Who is the Red Cross? And how is it perceived today? The narration of The Time of Kindness, a new book published by Chiarelettere, develops from these and other questions. One hundred and fifty years after its birth, after having gone unscathed through wars and conflicts of all kinds, the Red Cross continues its work of assistance and aid, guaranteeing its presence in every part of the world, in compliance with the principles on which it was founded – Humanity, Impartiality, Neutrality, Independence, Voluntariness, Unity, Universality – the same ones that govern civil and community life. The volume celebrates the organisation by giving voice to seven different personalities: Monica Pais, Luca Beatrice, Michelangelo Pistoletto, Franco Arminio, Walter Veltroni, Chiara Rapaccini, Lucio Cavazzoni, who were asked for a contribution on the basis of their own sensitivity and style of writing. The book (€16) will be released on 9th September and will be officially presented on Friday 15th October.
Here’s how the publisher has introduced the authors of the book: “Monica Pais, veterinary on the front line, extraordinary ‘fixer’ of abused and abandoned strays (click here to view our previous interview), remembers her visit to Amatrice, among the ruins of an earthquake that incredibly reconciled animals and humans. Luca Beatrice, art critic, affirms Impartiality by denying it for himself and recognising it in the extraordinary work of the Red Cross. Michelangelo Pistoletto, the artist of mirror paintings, founder of Cittadellarte, the place where art is practised in order to change society, narrates the strength of the symbol, that cross that he has broken down and reassembled in the sign of the Third Paradise that illustrates the cover. Franco Arminio is a poet, and with words that rise to a metaphor he addresses the principle of Independence, adapting it to himself. Walter Veltroni, political writer, talks about Voluntariness through a long, poignant interview with a volunteer. Chiara Rapaccini writes about the principle of Unity through the story of her grandmother, a Red Cross volunteer who might have had Gabriele D’Annunzio among the sick she treated in time of war. Lucio Cavazzoni, who is concerned about the land and has never stopped defending the rights of those who work it, focuses on Universality through short, intense frescoes of everyday life and stories of men and women who embody it”. And that’s not all: “Seven voices plus one, the original: the voice of Jean Henry Dunant and his book A Memory of Solferino, the man who established the Italian Red Cross, the Great House without doors that supports and welcomes humanity, regardless of skin colour, religious belief or social status. Because “We are all brothers”, the cry that rose from the bloody battlefield in Solferino in 1859, may not be a utopia”.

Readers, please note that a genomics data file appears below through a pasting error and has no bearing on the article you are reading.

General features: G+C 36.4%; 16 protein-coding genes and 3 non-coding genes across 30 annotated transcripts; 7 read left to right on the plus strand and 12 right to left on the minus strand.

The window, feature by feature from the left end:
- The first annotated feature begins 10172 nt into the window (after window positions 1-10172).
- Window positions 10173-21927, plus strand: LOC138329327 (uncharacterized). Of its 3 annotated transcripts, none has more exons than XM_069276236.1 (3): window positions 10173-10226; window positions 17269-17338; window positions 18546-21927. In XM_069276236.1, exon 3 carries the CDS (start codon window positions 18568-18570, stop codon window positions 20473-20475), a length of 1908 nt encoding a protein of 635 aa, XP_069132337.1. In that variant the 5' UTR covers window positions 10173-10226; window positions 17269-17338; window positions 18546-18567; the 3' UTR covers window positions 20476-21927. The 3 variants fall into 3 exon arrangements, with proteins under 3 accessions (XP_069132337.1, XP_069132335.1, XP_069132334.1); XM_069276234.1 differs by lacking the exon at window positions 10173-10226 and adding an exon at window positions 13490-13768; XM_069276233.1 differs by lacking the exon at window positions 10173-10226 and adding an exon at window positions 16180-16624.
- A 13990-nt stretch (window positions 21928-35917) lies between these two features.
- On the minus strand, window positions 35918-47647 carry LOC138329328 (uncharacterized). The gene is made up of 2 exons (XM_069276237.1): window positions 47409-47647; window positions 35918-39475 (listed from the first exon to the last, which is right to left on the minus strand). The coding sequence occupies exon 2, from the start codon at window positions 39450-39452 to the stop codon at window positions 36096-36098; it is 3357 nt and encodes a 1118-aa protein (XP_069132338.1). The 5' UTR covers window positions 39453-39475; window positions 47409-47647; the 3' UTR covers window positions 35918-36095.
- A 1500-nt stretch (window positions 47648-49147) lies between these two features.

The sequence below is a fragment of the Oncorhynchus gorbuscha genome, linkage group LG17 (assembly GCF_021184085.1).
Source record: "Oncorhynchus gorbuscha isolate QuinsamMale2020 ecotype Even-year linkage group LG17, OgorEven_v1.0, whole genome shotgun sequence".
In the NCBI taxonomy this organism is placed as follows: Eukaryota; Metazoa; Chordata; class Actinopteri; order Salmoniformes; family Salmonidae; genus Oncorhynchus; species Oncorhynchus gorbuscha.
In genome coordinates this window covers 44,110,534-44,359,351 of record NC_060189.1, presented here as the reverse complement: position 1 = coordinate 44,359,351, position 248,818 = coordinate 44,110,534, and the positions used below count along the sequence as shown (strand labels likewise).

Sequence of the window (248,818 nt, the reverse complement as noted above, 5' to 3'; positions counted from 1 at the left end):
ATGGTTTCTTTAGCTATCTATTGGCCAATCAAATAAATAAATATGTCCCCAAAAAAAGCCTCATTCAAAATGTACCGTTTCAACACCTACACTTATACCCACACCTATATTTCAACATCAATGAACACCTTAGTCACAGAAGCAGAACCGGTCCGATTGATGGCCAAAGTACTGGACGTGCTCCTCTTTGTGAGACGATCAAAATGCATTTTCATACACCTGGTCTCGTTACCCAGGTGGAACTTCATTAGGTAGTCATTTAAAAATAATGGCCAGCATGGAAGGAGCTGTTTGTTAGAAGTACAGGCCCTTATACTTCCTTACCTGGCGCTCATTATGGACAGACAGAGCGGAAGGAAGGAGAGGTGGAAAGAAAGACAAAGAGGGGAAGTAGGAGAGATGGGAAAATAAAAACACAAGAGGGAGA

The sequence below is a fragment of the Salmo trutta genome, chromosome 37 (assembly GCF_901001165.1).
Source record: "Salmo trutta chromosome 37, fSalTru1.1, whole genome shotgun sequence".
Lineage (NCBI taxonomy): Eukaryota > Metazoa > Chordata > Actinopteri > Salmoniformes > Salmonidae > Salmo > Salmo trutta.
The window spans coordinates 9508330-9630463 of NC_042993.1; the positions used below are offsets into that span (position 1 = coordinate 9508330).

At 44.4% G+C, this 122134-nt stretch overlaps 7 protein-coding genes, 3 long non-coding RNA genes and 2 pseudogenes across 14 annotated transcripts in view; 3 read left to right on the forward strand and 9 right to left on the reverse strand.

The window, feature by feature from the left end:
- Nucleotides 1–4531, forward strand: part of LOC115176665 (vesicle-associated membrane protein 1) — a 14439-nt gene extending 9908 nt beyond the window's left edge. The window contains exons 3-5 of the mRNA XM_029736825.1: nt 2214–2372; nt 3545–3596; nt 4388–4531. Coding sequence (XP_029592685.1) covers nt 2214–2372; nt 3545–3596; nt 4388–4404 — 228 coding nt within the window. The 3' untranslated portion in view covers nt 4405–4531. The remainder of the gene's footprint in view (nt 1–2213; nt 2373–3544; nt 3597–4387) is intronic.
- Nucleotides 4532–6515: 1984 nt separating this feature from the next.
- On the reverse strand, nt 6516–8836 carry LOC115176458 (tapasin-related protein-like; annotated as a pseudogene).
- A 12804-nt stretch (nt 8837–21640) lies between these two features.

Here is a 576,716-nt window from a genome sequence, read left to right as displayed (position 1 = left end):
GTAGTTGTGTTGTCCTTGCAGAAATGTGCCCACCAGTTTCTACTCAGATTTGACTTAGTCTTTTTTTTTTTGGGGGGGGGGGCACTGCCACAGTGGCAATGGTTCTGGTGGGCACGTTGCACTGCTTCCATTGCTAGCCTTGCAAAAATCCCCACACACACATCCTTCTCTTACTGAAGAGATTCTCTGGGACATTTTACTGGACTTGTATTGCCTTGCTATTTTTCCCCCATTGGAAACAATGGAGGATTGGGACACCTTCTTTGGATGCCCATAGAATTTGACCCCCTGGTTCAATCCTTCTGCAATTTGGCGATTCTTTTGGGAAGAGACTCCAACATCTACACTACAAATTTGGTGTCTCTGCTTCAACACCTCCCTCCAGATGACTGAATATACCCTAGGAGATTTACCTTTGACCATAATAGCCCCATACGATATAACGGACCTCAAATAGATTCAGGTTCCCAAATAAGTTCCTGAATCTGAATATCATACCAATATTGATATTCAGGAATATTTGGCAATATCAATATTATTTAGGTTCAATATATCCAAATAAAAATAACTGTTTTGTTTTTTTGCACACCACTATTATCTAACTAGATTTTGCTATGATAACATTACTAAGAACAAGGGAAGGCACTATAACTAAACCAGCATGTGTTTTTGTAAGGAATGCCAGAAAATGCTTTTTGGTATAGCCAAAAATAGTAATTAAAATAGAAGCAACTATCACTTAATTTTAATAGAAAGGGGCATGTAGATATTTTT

Due out soon, the book can be pre-booked on online stores.